The prototype deliverable is intended to demonstrate a proof of concept for your final project report. Large multi-week projects are challenging, this deliverable is intended to provide additional structure to ensure you are making progress and on a path towards success. It consists of a written report detailed below along with any accompanying data, code, or other supplementary resources that demonstrate your progress so far in the project. You can think of it as a rough draft for your final project. The report should stand on its own so that it makes sense to someone who has not read your proposal.

The report should contain at least three parts, which we define below. In terms of length, it should be about 3-4 pages using standard margins (1 in.), font (11-12 pt), and line spacing (1-1.5). A typical submission is around 2-3 pages of text and 3-4 pages overall with tables and figures. You should convert your written report to a pdf and upload it to Gradescope under the assignment “Project Prototype” by the due date. Be sure to include your names and NetIDs in your final document and use the group submission feature on Gradescope. You do not need to upload your accompanying data, code, or other supplemental resources demonstrating your work to Gradescope; instead, your report should contain instructions on how to access these resources (see part 2 below for more details).

Part 1: Introduction and Research Questions

Your prototype report should begin by reintroducing your topic and restating your research question(s) as in your proposal. Your research question(s) should be (1) substantial, (2) feasible, and (3) relevant. Briefly justify each of these points as in the project proposal. You can start with the text from your proposal, but you should update your introduction and research questions to reflect changes in or refinements of the project vision. Specifically, point out what has changed since the proposal. Your introduction should be sufficient to provide context for the rest of your report.

Part 2: Data Sources

After your introduction and research questions, your prototype should discuss the data you have collected and are using to answer your research questions. Be specific: name the datasets you are using and where they were collected from / how they were prepared. Briefly justify why your data are appropriate and sufficient to address your research questions. As in the introduction, you can begin with the text from your proposal but be sure to update it to fit with your evolving project.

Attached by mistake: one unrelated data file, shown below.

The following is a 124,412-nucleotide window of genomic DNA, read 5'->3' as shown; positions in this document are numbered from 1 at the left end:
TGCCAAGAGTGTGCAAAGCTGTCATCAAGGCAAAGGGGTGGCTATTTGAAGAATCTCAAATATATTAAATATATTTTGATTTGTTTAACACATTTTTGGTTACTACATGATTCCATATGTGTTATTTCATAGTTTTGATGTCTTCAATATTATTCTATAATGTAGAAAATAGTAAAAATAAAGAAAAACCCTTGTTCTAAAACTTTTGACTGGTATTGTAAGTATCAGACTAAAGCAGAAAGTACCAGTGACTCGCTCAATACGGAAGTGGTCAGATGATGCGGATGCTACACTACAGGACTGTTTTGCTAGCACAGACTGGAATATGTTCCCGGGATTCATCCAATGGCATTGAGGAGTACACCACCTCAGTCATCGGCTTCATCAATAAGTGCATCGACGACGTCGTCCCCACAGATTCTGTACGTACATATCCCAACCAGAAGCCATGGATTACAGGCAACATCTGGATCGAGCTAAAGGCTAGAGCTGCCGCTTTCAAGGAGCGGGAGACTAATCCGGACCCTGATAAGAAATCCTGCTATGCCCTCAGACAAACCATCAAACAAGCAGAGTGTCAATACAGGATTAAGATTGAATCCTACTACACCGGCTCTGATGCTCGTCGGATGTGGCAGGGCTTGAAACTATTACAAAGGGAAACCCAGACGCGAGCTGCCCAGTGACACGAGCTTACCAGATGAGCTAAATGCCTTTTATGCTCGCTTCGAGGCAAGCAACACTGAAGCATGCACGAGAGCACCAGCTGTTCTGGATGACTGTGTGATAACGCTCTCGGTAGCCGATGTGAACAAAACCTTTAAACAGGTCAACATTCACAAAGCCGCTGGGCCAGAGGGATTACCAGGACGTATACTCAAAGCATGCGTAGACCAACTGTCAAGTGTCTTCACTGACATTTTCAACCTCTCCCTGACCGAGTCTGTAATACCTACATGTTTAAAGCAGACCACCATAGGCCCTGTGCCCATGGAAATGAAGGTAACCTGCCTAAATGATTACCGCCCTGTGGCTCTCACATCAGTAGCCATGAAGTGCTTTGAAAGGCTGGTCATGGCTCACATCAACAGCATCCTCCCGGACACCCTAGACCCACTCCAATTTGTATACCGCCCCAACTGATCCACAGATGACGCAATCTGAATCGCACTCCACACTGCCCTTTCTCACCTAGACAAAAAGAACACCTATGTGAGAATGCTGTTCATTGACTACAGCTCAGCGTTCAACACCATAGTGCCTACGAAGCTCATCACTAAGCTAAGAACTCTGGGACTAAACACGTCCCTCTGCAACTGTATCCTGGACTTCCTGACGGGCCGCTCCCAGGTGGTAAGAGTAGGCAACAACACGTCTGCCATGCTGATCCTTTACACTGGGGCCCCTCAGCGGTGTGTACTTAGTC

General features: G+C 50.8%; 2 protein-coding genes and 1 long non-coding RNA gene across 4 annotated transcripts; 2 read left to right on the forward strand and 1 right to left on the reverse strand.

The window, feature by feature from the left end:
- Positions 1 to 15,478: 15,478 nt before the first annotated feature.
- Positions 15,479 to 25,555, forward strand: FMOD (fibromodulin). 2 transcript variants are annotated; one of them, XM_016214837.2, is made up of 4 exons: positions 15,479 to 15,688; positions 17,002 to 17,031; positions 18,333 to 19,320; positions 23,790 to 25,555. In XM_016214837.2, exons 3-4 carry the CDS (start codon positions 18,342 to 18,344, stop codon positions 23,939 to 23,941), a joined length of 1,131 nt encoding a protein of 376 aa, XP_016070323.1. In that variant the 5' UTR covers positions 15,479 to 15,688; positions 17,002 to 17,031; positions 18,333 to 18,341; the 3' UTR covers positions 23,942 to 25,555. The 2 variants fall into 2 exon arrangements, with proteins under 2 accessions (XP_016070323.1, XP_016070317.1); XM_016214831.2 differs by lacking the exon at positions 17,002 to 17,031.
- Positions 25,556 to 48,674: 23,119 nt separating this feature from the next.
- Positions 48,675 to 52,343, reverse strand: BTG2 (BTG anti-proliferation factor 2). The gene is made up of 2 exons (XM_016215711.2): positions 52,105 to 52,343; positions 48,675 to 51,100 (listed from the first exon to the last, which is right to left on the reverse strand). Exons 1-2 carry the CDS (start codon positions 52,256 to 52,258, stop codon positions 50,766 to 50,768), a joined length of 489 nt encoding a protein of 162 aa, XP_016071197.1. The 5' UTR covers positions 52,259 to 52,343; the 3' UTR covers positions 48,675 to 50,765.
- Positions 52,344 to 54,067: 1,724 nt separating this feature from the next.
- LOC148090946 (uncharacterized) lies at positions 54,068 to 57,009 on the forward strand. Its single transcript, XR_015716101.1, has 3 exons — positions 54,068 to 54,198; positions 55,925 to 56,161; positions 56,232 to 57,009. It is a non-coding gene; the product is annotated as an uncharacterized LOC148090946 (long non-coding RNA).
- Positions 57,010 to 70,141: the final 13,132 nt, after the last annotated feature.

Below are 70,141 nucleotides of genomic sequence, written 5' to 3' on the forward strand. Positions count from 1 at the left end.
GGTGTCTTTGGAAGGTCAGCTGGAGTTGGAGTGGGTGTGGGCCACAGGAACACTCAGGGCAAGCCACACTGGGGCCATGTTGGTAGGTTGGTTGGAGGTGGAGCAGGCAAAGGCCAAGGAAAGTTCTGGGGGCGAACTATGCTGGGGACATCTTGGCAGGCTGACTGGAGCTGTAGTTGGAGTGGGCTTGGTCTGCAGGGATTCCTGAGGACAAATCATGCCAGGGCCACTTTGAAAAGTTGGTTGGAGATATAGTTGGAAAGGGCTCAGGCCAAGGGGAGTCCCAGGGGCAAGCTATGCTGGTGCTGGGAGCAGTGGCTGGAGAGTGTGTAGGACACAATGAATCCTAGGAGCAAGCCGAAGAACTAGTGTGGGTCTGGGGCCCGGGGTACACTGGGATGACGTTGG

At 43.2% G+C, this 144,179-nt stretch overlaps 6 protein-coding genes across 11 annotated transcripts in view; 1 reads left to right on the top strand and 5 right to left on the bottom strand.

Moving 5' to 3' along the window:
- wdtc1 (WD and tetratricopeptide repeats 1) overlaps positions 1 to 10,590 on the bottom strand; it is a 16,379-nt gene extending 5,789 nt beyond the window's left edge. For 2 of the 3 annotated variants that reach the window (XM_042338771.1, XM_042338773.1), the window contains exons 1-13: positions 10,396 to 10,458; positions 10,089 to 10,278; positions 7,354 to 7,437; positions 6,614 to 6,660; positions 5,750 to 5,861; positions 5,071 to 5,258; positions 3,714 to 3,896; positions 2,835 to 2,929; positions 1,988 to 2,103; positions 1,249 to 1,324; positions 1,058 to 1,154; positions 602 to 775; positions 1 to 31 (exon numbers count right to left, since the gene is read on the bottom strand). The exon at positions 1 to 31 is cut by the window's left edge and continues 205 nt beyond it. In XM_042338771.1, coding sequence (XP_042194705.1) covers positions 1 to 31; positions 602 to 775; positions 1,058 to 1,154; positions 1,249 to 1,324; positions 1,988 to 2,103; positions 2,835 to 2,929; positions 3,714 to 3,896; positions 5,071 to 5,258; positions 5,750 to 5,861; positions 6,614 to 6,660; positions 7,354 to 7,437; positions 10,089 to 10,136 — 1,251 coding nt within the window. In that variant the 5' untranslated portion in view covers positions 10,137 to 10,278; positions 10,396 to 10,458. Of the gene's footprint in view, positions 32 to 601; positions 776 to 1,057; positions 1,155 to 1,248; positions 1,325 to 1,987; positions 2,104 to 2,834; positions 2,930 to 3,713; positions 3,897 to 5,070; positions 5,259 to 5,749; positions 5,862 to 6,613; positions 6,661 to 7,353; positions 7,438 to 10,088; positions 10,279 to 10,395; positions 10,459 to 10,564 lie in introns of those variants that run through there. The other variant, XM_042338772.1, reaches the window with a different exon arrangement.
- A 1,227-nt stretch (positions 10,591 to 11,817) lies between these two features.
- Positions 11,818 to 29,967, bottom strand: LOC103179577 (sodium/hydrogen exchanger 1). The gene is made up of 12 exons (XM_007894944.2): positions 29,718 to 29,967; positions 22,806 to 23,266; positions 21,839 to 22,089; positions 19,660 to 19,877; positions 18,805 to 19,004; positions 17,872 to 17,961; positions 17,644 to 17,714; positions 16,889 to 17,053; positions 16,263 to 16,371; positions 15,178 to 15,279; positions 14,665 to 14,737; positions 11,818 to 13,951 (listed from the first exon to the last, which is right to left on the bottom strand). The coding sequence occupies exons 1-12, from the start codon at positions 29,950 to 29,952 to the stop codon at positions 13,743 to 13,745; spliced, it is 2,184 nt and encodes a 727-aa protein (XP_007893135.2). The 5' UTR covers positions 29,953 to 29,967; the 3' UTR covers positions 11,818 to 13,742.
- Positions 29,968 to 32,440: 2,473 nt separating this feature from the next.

Part 3: Preliminary Results and Methods

The preliminary results section of your report should summarize the results obtained so far in the project. Where possible, results should be summarized using clearly labeled tables or figures and supplemented with a written explanation of the significance of the results with respect to the research questions outlined in the previous section. Your results do not need to be final or conclusive for your entire project but should demonstrate substantial effort and progress and should provide concrete proof of concept or initial analysis with respect to your research questions.

Your results should be specific about exactly what data were used and how the results were generated. For example, if you scraped multiple web databases, merged them, and created a visualization, then you should explain how each step was conducted in enough detail that an informed reader could reasonably be expected to reproduce your results with time and effort. Just saying “we cleaned the data and dealt with missing values” is not sufficient detail, for example.